NHS dentists and their patients still face significant problems two years after the introduction of the new contract in April 2006.

That’s according to reports by the NHS Information Centre.

They show that more than one million fewer patients in England have been able to access NHS dentistry since the introduction of a new contract for dentists and patient charges in April 2006.

The number of patients accessing NHS dentistry in England in the 24 months prior to 31 March 2008 was 27,049,000, compared to 28,145,000 in the 24 months prior to 31 March 2006.

The reports also appear to highlight changes to the type of treatments patients are receiving.

Susie Sanderson, chair of the BDA’s Executive Board, said: ‘These reports provide further evidence of the persisting problems with the 2006 NHS dental reforms. More than a million people have now lost access to NHS dental care.

‘Those that are able to access care are confronted with a system that discourages modern, preventive care by placing targets, rather than patients, at its heart.

‘This is difficult for dentists, who want to focus on providing the best possible care for their patients.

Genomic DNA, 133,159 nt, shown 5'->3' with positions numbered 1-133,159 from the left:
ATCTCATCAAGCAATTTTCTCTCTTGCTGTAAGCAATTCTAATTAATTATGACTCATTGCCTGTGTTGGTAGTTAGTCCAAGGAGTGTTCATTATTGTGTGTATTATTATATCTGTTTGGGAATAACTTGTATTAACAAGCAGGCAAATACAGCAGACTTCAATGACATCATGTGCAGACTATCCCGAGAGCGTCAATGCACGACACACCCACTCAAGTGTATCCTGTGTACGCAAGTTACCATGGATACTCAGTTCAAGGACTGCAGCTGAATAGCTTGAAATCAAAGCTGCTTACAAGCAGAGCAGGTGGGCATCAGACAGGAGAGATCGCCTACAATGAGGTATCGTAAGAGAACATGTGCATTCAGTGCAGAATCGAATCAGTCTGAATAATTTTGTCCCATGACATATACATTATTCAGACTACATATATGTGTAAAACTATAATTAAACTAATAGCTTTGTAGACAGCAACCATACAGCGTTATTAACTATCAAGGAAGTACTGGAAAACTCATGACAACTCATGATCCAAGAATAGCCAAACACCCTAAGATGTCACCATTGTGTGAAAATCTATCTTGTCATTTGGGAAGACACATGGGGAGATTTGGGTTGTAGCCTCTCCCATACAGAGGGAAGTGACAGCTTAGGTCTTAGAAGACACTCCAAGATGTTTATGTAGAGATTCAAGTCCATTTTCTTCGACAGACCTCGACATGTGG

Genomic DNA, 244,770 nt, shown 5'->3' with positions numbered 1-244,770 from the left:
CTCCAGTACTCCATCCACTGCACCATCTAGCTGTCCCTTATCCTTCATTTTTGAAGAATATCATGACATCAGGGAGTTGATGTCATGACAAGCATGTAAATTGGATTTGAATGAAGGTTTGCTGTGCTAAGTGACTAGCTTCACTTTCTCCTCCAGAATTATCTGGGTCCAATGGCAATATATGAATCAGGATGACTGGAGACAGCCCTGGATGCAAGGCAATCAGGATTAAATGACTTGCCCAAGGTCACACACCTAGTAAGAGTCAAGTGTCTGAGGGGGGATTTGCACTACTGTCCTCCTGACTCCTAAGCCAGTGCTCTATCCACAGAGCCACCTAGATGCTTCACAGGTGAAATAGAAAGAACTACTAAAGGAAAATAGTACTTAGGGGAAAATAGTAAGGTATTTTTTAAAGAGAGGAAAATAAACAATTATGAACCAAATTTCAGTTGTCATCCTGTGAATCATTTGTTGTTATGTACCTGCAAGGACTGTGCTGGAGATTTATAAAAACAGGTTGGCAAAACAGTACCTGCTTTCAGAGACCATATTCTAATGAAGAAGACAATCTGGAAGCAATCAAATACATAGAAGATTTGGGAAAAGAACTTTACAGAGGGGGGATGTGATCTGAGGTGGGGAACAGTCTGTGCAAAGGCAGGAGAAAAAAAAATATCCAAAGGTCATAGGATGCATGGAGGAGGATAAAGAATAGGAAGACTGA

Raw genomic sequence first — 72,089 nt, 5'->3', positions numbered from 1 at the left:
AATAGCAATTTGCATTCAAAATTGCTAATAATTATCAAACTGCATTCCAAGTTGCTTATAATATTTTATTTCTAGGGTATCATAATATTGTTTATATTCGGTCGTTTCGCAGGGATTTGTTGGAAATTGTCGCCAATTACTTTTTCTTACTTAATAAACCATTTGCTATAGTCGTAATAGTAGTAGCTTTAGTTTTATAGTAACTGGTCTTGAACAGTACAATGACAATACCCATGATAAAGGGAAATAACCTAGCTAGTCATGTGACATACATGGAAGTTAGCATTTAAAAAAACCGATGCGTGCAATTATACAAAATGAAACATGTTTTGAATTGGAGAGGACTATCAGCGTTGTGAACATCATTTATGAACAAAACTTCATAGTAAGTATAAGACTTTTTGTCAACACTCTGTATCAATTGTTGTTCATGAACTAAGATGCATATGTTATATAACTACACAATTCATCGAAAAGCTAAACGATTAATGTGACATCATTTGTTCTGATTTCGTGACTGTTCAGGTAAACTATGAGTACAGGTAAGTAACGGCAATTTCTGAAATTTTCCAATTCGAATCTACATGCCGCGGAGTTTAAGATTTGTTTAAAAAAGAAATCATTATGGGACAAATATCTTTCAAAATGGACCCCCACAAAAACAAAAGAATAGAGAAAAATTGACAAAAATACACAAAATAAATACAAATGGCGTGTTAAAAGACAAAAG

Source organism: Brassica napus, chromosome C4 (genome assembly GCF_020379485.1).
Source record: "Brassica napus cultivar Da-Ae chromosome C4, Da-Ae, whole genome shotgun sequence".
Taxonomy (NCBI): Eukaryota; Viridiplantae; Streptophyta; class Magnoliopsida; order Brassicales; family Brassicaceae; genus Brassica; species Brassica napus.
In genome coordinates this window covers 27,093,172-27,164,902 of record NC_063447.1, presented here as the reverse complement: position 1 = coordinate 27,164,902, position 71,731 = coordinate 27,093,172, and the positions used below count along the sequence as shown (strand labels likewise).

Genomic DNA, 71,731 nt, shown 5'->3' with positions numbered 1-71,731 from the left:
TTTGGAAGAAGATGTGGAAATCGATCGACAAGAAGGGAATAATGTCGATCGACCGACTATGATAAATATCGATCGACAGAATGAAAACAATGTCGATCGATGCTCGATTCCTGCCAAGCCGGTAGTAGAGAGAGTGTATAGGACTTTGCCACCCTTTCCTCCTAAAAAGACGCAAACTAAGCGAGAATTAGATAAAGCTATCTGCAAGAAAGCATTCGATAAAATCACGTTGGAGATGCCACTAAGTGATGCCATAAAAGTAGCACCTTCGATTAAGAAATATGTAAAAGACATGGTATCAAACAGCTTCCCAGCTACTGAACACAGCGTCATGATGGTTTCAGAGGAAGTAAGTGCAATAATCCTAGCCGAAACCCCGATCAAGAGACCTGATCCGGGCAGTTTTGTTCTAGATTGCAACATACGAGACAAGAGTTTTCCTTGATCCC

‘The apparent change in treatment patterns is also of concern and requires further investigation so that the impact of the new contract is fully understood. Such an investigation was recommended by MPs last month in the report of the Health Select Committee.

‘The Government must take note of what these reports, patients and the profession and even the Health Select Committee have told them and act to resolve the issues facing NHS dentistry in England and Wales.

‘It is also important that primary care trusts and dentists are properly resourced and supported to ensure the commissioning work they are doing is effective and meets patients’ needs.’